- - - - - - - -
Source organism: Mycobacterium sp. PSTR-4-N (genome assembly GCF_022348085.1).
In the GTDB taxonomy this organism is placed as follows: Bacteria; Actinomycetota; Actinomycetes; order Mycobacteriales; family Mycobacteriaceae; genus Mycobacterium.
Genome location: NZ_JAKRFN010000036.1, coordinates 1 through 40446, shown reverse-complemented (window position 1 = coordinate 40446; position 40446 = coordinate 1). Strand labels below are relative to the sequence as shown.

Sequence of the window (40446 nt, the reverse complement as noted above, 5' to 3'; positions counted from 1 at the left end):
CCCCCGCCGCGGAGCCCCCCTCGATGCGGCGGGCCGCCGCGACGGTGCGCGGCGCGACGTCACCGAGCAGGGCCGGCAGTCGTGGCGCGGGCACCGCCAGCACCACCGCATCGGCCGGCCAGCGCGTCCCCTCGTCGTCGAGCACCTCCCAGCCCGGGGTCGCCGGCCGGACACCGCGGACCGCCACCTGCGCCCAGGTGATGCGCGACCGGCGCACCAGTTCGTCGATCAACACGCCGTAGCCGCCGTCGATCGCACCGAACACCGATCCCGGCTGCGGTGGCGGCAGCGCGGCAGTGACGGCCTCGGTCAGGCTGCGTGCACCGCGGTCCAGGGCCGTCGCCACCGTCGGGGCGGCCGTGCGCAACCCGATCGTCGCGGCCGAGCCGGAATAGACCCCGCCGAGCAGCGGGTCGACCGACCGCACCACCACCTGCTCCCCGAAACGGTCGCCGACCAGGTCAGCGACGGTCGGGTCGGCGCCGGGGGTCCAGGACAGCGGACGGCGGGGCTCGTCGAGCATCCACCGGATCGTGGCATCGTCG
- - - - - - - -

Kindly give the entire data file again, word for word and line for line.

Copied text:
Source organism: Mycobacterium sp. PSTR-4-N (genome assembly GCF_022348085.1).
In the GTDB taxonomy this organism is placed as follows: Bacteria; Actinomycetota; Actinomycetes; order Mycobacteriales; family Mycobacteriaceae; genus Mycobacterium.
Genome location: NZ_JAKRFN010000036.1, coordinates 1 through 40446, shown reverse-complemented (window position 1 = coordinate 40446; position 40446 = coordinate 1). Strand labels below are relative to the sequence as shown.

Sequence of the window (40446 nt, the reverse complement as noted above, 5' to 3'; positions counted from 1 at the left end):
CCCCCGCCGCGGAGCCCCCCTCGATGCGGCGGGCCGCCGCGACGGTGCGCGGCGCGACGTCACCGAGCAGGGCCGGCAGTCGTGGCGCGGGCACCGCCAGCACCACCGCATCGGCCGGCCAGCGCGTCCCCTCGTCGTCGAGCACCTCCCAGCCCGGGGTCGCCGGCCGGACACCGCGGACCGCCACCTGCGCCCAGGTGATGCGCGACCGGCGCACCAGTTCGTCGATCAACACGCCGTAGCCGCCGTCGATCGCACCGAACACCGATCCCGGCTGCGGTGGCGGCAGCGCGGCAGTGACGGCCTCGGTCAGGCTGCGTGCACCGCGGTCCAGGGCCGTCGCCACCGTCGGGGCGGCCGTGCGCAACCCGATCGTCGCGGCCGAGCCGGAATAGACCCCGCCGAGCAGCGGGTCGACCGACCGCACCACCACCTGCTCCCCGAAACGGTCGCCGACCAGGTCAGCGACGGTCGGGTCGGCGCCGGGGGTCCAGGACAGCGGACGGCGGGGCTCGTCGAGCATCCACCGGATCGTGGCATCGTCG